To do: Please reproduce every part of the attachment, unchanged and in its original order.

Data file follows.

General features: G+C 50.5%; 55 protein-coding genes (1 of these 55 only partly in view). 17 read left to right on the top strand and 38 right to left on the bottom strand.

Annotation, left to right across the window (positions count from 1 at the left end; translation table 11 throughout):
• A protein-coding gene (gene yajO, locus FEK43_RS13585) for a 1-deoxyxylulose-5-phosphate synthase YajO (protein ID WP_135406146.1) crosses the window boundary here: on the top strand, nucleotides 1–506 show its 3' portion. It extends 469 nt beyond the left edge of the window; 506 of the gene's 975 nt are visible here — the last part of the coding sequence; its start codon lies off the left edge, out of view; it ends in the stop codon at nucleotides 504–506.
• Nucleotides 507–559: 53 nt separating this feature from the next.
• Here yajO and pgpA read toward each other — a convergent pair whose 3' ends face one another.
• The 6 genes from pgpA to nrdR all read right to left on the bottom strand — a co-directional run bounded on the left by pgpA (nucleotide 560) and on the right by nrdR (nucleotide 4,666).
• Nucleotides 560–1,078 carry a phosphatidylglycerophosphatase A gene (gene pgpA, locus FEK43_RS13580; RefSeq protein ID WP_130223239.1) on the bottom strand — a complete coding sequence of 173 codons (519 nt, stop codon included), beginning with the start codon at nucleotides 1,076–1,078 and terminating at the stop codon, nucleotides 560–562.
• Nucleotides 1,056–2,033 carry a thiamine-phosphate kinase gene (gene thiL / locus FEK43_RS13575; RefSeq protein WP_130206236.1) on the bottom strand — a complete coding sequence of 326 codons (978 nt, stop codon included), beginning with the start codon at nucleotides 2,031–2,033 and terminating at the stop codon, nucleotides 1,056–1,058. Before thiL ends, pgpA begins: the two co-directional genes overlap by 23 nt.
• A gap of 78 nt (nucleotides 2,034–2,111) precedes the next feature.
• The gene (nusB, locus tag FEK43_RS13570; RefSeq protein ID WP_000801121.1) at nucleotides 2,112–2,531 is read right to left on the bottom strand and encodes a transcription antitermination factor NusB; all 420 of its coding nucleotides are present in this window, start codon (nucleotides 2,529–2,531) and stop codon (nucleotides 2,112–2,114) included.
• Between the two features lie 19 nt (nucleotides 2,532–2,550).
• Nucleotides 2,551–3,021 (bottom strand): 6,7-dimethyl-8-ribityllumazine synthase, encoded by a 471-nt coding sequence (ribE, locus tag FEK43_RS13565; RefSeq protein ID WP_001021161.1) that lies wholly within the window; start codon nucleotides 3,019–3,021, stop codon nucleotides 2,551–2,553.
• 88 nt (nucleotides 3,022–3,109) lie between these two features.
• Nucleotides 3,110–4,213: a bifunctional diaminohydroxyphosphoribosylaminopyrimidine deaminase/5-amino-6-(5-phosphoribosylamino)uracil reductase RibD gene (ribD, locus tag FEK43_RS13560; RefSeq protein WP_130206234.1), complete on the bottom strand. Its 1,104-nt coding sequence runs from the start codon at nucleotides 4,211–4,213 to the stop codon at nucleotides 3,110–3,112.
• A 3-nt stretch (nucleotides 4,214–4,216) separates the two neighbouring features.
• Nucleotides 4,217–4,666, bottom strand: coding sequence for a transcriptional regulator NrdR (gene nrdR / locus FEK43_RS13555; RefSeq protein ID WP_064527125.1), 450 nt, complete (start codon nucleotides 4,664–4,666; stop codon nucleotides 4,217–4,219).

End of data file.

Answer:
General features: G+C 50.5%; 55 protein-coding genes (1 of these 55 only partly in view). 17 read left to right on the top strand and 38 right to left on the bottom strand.

Annotation, left to right across the window (positions count from 1 at the left end; translation table 11 throughout):
• A protein-coding gene (gene yajO, locus FEK43_RS13585) for a 1-deoxyxylulose-5-phosphate synthase YajO (protein ID WP_135406146.1) crosses the window boundary here: on the top strand, nucleotides 1–506 show its 3' portion. It extends 469 nt beyond the left edge of the window; 506 of the gene's 975 nt are visible here — the last part of the coding sequence; its start codon lies off the left edge, out of view; it ends in the stop codon at nucleotides 504–506.
• Nucleotides 507–559: 53 nt separating this feature from the next.
• Here yajO and pgpA read toward each other — a convergent pair whose 3' ends face one another.
• The 6 genes from pgpA to nrdR all read right to left on the bottom strand — a co-directional run bounded on the left by pgpA (nucleotide 560) and on the right by nrdR (nucleotide 4,666).
• Nucleotides 560–1,078 carry a phosphatidylglycerophosphatase A gene (gene pgpA, locus FEK43_RS13580; RefSeq protein ID WP_130223239.1) on the bottom strand — a complete coding sequence of 173 codons (519 nt, stop codon included), beginning with the start codon at nucleotides 1,076–1,078 and terminating at the stop codon, nucleotides 560–562.
• Nucleotides 1,056–2,033 carry a thiamine-phosphate kinase gene (gene thiL / locus FEK43_RS13575; RefSeq protein WP_130206236.1) on the bottom strand — a complete coding sequence of 326 codons (978 nt, stop codon included), beginning with the start codon at nucleotides 2,031–2,033 and terminating at the stop codon, nucleotides 1,056–1,058. Before thiL ends, pgpA begins: the two co-directional genes overlap by 23 nt.
• A gap of 78 nt (nucleotides 2,034–2,111) precedes the next feature.
• The gene (nusB, locus tag FEK43_RS13570; RefSeq protein ID WP_000801121.1) at nucleotides 2,112–2,531 is read right to left on the bottom strand and encodes a transcription antitermination factor NusB; all 420 of its coding nucleotides are present in this window, start codon (nucleotides 2,529–2,531) and stop codon (nucleotides 2,112–2,114) included.
• Between the two features lie 19 nt (nucleotides 2,532–2,550).
• Nucleotides 2,551–3,021 (bottom strand): 6,7-dimethyl-8-ribityllumazine synthase, encoded by a 471-nt coding sequence (ribE, locus tag FEK43_RS13565; RefSeq protein ID WP_001021161.1) that lies wholly within the window; start codon nucleotides 3,019–3,021, stop codon nucleotides 2,551–2,553.
• 88 nt (nucleotides 3,022–3,109) lie between these two features.
• Nucleotides 3,110–4,213: a bifunctional diaminohydroxyphosphoribosylaminopyrimidine deaminase/5-amino-6-(5-phosphoribosylamino)uracil reductase RibD gene (ribD, locus tag FEK43_RS13560; RefSeq protein WP_130206234.1), complete on the bottom strand. Its 1,104-nt coding sequence runs from the start codon at nucleotides 4,211–4,213 to the stop codon at nucleotides 3,110–3,112.
• A 3-nt stretch (nucleotides 4,214–4,216) separates the two neighbouring features.
• Nucleotides 4,217–4,666, bottom strand: coding sequence for a transcriptional regulator NrdR (gene nrdR / locus FEK43_RS13555; RefSeq protein ID WP_064527125.1), 450 nt, complete (start codon nucleotides 4,664–4,666; stop codon nucleotides 4,217–4,219).